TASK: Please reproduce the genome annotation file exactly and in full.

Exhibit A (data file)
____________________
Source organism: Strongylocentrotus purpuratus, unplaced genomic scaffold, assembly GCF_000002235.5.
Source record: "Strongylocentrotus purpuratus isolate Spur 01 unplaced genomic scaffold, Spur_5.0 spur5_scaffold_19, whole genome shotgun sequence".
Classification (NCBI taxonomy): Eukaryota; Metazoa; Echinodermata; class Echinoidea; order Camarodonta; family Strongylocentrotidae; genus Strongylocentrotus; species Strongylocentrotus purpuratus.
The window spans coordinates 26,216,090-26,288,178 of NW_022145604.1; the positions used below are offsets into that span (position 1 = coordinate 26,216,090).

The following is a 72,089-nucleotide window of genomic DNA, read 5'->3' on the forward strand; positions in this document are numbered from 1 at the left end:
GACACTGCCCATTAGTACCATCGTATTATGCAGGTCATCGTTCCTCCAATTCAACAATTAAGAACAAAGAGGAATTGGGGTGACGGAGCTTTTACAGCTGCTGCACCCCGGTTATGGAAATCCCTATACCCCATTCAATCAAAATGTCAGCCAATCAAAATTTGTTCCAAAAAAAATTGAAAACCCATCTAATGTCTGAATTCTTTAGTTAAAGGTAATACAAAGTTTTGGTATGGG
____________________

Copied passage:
Source organism: Strongylocentrotus purpuratus, unplaced genomic scaffold, assembly GCF_000002235.5.
Source record: "Strongylocentrotus purpuratus isolate Spur 01 unplaced genomic scaffold, Spur_5.0 spur5_scaffold_19, whole genome shotgun sequence".
Classification (NCBI taxonomy): Eukaryota; Metazoa; Echinodermata; class Echinoidea; order Camarodonta; family Strongylocentrotidae; genus Strongylocentrotus; species Strongylocentrotus purpuratus.
The window spans coordinates 26,216,090-26,288,178 of NW_022145604.1; the positions used below are offsets into that span (position 1 = coordinate 26,216,090).

The following is a 72,089-nucleotide window of genomic DNA, read 5'->3' on the forward strand; positions in this document are numbered from 1 at the left end:
GACACTGCCCATTAGTACCATCGTATTATGCAGGTCATCGTTCCTCCAATTCAACAATTAAGAACAAAGAGGAATTGGGGTGACGGAGCTTTTACAGCTGCTGCACCCCGGTTATGGAAATCCCTATACCCCATTCAATCAAAATGTCAGCCAATCAAAATTTGTTCCAAAAAAAATTGAAAACCCATCTAATGTCTGAATTCTTTAGTTAAAGGTAATACAAAGTTTTGGTATGGG